Columbus Crew Stadium is the meat and potatoes of American soccer grounds.
But good ol' Crew Stadium, the plow horse of domestic grounds, has something these increasingly cosmopolitan venues can't match: an inimitable legacy of achievement in the most important of World Cup qualifiers.
U.S. Soccer officials announced late Tuesday that the decidedly blue-collar Ohio facility, steeped in Americana if only for its location on the Ohio Expo Center and State Fairgrounds, will be the scene of the most important day in domestic soccer in 2009. On Feb. 11 the United States opens final-round qualifying against less-than-chummy rival Mexico.
Guerra Fria II, anybody?
Surely, some giddy Sam's Army vet is rushing at this very minute to score a new set of long johns for the occasion. It's sure to be another dandy, bitter cold weather notwithstanding.
The American players, some of whom grew up through frigid, northern winters, many of whom earn paychecks in cold, gray European climates, feel far more at home in the wintry conditions than their Mexican counterparts. Let the chants begin: "U-S-A, brrrr, U-S-A ..."
Plus, the relatively small capacity (22,500) allows U.S. Soccer tighter control over ticket sales.
|U.S. World Cup qualifier|
U.S. vs. Mexico
Columbus Crew Stadium, Columbus, Ohio
All of which begs the question: Why would anywhere else have even been considered? This game needed to be at Crew Stadium all along. The United States is a healthy 4-0-3 overall and 3-0-2 in World Cup qualifiers at Crew Stadium.
More to the point, Crew Stadium is the historic site of two landmark U.S. qualifying triumphs. Who could forget the so-called Guerra Fria (Cold War)? That was the Mexican media moniker as Bruce Arena's national team cracked El Tri in Columbus on Feb. 28, 2001. The final U.S. push into World Cup 2002 began that night with a 2-0 win in conditions most excellent for a polar bear.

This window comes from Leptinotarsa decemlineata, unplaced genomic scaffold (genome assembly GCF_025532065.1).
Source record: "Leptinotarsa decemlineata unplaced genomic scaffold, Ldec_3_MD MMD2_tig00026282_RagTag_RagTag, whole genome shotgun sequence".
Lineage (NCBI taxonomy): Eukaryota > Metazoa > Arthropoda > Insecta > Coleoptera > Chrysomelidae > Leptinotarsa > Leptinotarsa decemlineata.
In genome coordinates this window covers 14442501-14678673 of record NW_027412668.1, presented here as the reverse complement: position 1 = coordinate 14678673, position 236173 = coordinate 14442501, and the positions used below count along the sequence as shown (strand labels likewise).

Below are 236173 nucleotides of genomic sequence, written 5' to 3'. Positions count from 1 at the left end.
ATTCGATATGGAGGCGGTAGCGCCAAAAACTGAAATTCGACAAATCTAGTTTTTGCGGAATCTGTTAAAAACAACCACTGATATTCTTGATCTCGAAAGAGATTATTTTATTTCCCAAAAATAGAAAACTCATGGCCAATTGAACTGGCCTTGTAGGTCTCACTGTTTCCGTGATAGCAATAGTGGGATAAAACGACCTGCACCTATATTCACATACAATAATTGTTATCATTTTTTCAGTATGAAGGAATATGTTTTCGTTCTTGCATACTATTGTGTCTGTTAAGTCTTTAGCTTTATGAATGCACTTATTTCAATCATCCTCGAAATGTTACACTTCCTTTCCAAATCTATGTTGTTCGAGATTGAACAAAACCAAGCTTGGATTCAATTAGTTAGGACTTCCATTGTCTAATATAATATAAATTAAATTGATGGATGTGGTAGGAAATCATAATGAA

Of course, temperatures in the high 20s and chances of snow didn't come close to stifling the memorable U.S. fan frenzy. Goals by Josh Wolff and Earnie Stewart provided ample kindling to ignite fans' internal furnaces.
Conditions were more forgiving four years later on Sept. 3, 2005, when goals by Steve Ralston and DaMarcus Beasley claimed the day, clinching a fifth consecutive World Cup berth for the United States.
The 2005 triumph was more important symbolically as the United States' dominance in the rivalry swelled. The Americans are 8-0-2 at home against Mexico since 2000, with a 17-3 scoring margin.
So, one school of thought says the American psychological edge over Mexico has advanced to the point where site selection is less relevant. But why take a chance on such an important match? This will be the opening match of the Hexagonal, the somewhat clumsy banner for the final round of matches between the six CONCACAF qualifying survivors. The top three move on to World Cup South Africa 2010.
American chances of qualifying are strong. Still, lose at home right off the bat and the pressure begins building exponentially. Remember, Arena warned that it will happen someday: The Americans will fail to qualify for a World Cup. Ask England, France and the Netherlands if it can't happen.